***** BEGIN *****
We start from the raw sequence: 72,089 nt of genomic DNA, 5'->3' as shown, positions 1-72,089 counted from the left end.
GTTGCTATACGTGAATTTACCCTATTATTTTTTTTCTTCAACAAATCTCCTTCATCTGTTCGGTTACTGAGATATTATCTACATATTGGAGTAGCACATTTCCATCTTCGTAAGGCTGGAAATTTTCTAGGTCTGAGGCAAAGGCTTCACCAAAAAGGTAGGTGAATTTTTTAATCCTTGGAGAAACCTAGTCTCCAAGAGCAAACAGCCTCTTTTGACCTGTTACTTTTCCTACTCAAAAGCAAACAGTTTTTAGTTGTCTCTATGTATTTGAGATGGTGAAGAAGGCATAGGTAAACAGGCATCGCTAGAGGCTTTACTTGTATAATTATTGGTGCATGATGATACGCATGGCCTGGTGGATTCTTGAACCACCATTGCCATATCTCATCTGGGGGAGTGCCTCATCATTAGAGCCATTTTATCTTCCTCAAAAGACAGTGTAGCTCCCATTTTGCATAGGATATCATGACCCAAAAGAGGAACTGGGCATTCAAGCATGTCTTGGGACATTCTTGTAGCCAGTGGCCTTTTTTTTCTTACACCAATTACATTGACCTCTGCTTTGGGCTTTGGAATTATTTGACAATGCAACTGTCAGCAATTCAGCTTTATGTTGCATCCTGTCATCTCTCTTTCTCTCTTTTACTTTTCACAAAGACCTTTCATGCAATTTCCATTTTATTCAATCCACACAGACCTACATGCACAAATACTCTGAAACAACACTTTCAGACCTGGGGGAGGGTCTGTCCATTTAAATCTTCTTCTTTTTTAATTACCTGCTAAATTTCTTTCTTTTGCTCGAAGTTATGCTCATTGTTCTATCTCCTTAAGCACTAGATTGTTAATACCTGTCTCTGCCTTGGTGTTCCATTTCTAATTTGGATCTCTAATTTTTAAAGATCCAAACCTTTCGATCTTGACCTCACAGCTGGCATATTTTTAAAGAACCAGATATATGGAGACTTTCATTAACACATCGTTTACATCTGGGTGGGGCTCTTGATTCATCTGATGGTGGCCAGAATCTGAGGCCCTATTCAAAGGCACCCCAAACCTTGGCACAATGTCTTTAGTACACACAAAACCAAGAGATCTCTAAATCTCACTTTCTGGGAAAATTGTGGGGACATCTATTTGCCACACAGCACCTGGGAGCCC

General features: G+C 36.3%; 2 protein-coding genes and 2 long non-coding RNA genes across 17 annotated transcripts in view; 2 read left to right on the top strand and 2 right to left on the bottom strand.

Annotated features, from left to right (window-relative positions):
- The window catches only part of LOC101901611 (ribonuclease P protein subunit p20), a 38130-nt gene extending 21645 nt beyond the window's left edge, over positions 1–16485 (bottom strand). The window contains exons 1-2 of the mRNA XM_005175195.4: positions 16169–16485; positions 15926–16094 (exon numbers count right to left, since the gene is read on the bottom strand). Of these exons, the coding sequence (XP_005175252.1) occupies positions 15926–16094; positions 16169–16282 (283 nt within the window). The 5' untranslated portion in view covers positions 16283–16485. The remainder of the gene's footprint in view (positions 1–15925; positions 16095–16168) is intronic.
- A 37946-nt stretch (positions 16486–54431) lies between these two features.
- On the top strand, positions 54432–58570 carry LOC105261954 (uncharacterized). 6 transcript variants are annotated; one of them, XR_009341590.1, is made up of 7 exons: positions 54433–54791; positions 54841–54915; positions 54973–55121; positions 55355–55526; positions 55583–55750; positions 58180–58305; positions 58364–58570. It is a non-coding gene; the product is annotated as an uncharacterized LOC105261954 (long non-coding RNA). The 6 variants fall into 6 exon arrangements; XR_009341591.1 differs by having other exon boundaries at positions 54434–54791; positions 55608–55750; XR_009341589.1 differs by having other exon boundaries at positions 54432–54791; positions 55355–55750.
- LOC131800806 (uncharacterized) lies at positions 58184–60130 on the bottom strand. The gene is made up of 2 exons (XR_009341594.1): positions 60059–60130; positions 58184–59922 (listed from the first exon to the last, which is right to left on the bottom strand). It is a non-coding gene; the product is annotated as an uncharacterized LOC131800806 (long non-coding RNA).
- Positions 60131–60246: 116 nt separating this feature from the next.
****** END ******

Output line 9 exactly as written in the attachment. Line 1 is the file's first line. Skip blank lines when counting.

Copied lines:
- Positions 60131–60246: 116 nt separating this feature from the next.